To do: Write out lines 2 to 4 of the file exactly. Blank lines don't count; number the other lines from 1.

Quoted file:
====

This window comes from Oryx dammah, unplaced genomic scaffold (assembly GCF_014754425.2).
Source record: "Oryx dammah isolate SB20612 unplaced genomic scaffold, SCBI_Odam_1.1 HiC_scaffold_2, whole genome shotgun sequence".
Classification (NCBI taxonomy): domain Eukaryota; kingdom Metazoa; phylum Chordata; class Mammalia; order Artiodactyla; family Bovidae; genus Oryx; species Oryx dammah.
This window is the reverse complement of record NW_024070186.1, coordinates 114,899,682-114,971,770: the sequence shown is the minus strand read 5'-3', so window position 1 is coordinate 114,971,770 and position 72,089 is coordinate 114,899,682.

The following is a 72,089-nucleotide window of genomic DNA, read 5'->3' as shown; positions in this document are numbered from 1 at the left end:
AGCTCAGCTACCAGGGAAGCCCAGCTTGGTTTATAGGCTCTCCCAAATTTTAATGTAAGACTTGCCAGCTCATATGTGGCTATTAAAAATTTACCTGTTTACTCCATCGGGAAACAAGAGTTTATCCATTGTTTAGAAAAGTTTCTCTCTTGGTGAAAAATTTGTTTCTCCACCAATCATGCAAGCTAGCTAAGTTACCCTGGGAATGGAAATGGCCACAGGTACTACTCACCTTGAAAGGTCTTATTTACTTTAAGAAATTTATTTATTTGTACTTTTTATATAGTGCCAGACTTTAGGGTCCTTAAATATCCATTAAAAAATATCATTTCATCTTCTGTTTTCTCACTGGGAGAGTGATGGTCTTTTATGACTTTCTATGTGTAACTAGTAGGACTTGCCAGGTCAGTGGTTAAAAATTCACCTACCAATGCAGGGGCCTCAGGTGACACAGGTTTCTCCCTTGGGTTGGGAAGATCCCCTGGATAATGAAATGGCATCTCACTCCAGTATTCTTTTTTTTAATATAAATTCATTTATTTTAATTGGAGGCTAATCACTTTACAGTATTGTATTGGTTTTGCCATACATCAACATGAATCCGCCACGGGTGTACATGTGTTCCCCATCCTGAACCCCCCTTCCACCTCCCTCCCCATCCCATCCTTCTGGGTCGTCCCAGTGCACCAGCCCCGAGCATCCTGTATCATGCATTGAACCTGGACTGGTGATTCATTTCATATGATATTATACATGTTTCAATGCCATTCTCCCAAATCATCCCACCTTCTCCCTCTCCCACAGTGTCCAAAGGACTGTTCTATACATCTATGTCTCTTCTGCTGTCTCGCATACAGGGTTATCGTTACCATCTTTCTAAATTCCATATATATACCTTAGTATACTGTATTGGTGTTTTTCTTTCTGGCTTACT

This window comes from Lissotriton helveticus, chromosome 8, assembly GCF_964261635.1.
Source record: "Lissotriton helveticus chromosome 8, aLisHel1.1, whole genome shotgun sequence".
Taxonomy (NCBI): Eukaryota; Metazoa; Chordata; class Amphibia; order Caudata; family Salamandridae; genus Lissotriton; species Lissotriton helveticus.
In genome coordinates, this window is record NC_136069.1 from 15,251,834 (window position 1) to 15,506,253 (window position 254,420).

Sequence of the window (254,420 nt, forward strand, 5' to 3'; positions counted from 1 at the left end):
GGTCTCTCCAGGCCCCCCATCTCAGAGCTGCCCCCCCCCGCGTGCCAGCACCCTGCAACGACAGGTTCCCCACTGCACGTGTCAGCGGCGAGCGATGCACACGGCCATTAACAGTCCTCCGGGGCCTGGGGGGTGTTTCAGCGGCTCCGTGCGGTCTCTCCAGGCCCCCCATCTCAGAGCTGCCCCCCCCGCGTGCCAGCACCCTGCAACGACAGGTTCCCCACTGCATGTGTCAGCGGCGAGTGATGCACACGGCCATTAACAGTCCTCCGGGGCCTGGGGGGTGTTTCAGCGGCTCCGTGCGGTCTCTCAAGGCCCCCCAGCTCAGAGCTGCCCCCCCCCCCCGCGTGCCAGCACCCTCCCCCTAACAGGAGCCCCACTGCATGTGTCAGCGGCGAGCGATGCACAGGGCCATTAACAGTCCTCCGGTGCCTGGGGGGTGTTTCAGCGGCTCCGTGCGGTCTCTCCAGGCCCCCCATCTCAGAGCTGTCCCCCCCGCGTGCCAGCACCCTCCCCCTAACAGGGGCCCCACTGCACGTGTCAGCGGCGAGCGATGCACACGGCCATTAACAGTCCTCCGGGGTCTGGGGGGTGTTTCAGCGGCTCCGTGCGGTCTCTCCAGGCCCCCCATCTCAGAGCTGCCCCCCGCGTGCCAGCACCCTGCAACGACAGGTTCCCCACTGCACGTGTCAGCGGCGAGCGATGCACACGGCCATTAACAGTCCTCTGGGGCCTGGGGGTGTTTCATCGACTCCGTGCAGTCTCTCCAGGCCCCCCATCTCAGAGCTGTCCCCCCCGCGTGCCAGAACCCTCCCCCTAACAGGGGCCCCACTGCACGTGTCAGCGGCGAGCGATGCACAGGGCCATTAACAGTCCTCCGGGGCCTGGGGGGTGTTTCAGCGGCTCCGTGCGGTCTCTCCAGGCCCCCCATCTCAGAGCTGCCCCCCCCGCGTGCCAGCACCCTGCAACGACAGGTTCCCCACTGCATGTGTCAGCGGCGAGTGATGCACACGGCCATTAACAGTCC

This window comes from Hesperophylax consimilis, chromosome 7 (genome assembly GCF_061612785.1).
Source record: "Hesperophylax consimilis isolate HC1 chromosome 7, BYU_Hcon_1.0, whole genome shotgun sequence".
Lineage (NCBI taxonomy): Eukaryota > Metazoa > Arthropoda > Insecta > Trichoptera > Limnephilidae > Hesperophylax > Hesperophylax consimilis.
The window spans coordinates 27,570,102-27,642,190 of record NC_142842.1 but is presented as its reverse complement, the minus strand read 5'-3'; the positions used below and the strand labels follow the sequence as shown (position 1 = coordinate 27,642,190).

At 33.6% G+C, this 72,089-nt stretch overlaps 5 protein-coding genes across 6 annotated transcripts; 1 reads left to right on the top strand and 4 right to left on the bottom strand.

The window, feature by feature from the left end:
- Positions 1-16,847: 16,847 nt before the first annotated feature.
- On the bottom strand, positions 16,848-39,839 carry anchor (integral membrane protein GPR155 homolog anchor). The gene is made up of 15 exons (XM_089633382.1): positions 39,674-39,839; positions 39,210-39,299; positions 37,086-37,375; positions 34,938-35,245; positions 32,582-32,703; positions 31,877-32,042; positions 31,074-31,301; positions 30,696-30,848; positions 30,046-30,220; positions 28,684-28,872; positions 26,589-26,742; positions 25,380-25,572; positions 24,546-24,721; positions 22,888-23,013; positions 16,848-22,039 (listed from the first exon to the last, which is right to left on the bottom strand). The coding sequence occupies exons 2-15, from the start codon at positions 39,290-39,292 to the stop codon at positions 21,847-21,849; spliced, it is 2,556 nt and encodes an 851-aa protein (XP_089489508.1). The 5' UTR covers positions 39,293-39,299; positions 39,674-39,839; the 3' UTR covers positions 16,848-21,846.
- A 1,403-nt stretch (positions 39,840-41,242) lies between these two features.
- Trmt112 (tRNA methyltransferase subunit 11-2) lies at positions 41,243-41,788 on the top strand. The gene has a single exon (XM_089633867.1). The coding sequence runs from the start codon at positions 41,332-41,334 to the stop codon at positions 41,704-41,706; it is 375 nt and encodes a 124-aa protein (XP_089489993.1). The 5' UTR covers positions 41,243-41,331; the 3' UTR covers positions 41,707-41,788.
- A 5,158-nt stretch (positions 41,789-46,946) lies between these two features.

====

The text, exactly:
Source record: "Oryx dammah isolate SB20612 unplaced genomic scaffold, SCBI_Odam_1.1 HiC_scaffold_2, whole genome shotgun sequence".
Classification (NCBI taxonomy): domain Eukaryota; kingdom Metazoa; phylum Chordata; class Mammalia; order Artiodactyla; family Bovidae; genus Oryx; species Oryx dammah.
This window is the reverse complement of record NW_024070186.1, coordinates 114,899,682-114,971,770: the sequence shown is the minus strand read 5'-3', so window position 1 is coordinate 114,971,770 and position 72,089 is coordinate 114,899,682.